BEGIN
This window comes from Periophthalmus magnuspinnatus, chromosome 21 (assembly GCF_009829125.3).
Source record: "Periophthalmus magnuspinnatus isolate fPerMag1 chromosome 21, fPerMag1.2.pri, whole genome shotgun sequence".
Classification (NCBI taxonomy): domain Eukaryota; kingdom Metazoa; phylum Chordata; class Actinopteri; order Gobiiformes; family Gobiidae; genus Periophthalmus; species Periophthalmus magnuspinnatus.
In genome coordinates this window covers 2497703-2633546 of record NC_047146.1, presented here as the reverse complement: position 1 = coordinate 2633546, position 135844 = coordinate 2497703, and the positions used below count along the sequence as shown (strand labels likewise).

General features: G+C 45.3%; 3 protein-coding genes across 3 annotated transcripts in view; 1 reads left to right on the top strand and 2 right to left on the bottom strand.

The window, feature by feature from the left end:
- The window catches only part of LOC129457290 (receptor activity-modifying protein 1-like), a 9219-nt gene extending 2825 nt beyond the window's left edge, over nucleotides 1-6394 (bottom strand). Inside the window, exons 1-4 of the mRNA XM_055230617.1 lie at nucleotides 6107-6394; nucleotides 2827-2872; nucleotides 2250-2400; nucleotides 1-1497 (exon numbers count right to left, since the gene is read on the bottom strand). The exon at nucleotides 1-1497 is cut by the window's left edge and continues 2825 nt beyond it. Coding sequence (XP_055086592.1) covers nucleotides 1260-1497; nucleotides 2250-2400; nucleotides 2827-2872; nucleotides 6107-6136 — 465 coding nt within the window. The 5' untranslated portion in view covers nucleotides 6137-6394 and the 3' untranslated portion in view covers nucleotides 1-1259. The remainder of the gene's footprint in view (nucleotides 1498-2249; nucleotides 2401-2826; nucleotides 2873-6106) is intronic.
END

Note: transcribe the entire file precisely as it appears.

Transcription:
This window comes from Periophthalmus magnuspinnatus, chromosome 21 (assembly GCF_009829125.3).
Source record: "Periophthalmus magnuspinnatus isolate fPerMag1 chromosome 21, fPerMag1.2.pri, whole genome shotgun sequence".
Classification (NCBI taxonomy): domain Eukaryota; kingdom Metazoa; phylum Chordata; class Actinopteri; order Gobiiformes; family Gobiidae; genus Periophthalmus; species Periophthalmus magnuspinnatus.
In genome coordinates this window covers 2497703-2633546 of record NC_047146.1, presented here as the reverse complement: position 1 = coordinate 2633546, position 135844 = coordinate 2497703, and the positions used below count along the sequence as shown (strand labels likewise).

General features: G+C 45.3%; 3 protein-coding genes across 3 annotated transcripts in view; 1 reads left to right on the top strand and 2 right to left on the bottom strand.

The window, feature by feature from the left end:
- The window catches only part of LOC129457290 (receptor activity-modifying protein 1-like), a 9219-nt gene extending 2825 nt beyond the window's left edge, over nucleotides 1-6394 (bottom strand). Inside the window, exons 1-4 of the mRNA XM_055230617.1 lie at nucleotides 6107-6394; nucleotides 2827-2872; nucleotides 2250-2400; nucleotides 1-1497 (exon numbers count right to left, since the gene is read on the bottom strand). The exon at nucleotides 1-1497 is cut by the window's left edge and continues 2825 nt beyond it. Coding sequence (XP_055086592.1) covers nucleotides 1260-1497; nucleotides 2250-2400; nucleotides 2827-2872; nucleotides 6107-6136 — 465 coding nt within the window. The 5' untranslated portion in view covers nucleotides 6137-6394 and the 3' untranslated portion in view covers nucleotides 1-1259. The remainder of the gene's footprint in view (nucleotides 1498-2249; nucleotides 2401-2826; nucleotides 2873-6106) is intronic.